Thank you, Akira Toriyama, and your art collection.

Second son is a middle-aged man over 50, but he still occasionally indulges in manga and anime.

Most of the time, it’s due to the influence of 2-1 and his wife, being invited to watch together rather than immersing himself as he did in childhood.

However, he recalls spending countless hours on anime and manga as a child, often getting scolded by his parents to study. During his elementary and middle school years, he also played a lot of video games, much to his parents’ chagrin (laughs).

Nevertheless, he believes he devoted more time to enjoying manga, which provided entertainment without the need for a TV.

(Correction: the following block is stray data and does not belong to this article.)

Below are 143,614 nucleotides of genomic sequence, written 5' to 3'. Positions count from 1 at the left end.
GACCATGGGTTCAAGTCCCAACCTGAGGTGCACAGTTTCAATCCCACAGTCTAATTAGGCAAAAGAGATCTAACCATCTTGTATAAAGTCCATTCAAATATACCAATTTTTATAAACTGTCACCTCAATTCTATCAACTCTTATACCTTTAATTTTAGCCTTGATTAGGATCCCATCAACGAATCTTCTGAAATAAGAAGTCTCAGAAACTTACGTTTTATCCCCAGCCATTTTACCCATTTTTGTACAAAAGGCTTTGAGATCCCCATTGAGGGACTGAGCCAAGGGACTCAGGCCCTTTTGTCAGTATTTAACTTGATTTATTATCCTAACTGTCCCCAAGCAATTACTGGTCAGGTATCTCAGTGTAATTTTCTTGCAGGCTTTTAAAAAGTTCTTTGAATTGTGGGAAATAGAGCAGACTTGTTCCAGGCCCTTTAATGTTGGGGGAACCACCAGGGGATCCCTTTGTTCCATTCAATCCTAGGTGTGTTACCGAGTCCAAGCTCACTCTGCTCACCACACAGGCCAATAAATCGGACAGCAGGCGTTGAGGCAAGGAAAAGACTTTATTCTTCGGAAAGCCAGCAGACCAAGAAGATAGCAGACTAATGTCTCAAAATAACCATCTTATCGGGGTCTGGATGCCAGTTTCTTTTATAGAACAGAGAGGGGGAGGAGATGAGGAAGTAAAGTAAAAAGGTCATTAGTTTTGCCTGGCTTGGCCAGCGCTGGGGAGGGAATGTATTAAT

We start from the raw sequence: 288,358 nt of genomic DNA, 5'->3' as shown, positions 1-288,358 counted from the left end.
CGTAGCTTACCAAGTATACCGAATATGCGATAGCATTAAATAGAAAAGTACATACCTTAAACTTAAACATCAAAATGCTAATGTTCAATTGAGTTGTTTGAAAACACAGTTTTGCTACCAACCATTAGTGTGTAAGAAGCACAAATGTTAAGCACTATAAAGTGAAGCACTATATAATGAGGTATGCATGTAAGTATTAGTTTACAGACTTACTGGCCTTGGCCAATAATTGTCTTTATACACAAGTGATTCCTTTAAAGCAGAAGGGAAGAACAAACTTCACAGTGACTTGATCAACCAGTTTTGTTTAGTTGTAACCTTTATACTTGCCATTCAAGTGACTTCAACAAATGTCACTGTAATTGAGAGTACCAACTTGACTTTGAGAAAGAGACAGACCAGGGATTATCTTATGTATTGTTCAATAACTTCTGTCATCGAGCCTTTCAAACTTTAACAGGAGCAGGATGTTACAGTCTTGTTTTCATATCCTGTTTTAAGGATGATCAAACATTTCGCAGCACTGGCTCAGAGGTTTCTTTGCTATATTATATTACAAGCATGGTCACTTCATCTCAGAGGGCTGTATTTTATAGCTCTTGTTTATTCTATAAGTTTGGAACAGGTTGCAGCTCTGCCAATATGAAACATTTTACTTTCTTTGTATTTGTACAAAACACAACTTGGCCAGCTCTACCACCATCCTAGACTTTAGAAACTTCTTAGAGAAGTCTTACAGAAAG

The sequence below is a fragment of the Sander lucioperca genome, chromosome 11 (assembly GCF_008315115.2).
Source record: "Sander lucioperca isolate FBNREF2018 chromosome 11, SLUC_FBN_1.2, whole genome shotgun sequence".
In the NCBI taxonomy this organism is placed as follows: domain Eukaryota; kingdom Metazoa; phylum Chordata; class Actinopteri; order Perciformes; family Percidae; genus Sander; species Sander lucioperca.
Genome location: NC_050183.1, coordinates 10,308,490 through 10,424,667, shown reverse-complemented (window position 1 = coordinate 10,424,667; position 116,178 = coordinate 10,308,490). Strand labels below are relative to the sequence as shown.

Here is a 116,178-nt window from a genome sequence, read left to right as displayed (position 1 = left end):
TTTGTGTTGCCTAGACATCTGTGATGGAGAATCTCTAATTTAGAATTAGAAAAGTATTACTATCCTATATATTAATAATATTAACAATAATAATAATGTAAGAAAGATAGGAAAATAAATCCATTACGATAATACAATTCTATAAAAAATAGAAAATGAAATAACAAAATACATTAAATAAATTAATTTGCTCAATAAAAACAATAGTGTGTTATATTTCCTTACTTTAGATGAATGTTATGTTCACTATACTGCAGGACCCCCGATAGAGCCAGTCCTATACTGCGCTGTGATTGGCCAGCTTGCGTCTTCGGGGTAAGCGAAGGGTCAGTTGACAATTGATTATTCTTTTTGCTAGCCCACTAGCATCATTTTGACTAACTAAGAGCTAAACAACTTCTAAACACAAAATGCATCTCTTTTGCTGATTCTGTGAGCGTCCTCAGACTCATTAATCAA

March 1, 2024. Unexpected news hit him hard.

The news of the death of Japanese manga artist Akira Toriyama. His works have been a part of his life for over 40 years, ever since he first watched the TV anime as a first-grader.

When he was hospitalized in 6th grade, he asked his brother to bring him Dragon Ball manga, and as a junior high school student, he was glued to the TV every Wednesday night at 7 p.m. for the airing of Dragon Ball anime.

He owned many volumes of manga besides Dragon Ball, and although he stopped watching TV anime after becoming an adult, he never missed reading the weekly serialization of Dragon Ball in magazines.

Gradually, he drifted away from weekly manga magazines after the serialization of Dragon Ball ended. The images he is sharing are from an art book by Toriyama that he purchased during that time.

He bought it impulsively after being drawn to it in a bookstore. Upon hearing the news of Toriyama’s death, he strangely remembered this art book first, and after more than a decade, he opened it again to admire the illustrations with his children.

Thank you, Akira Toriyama.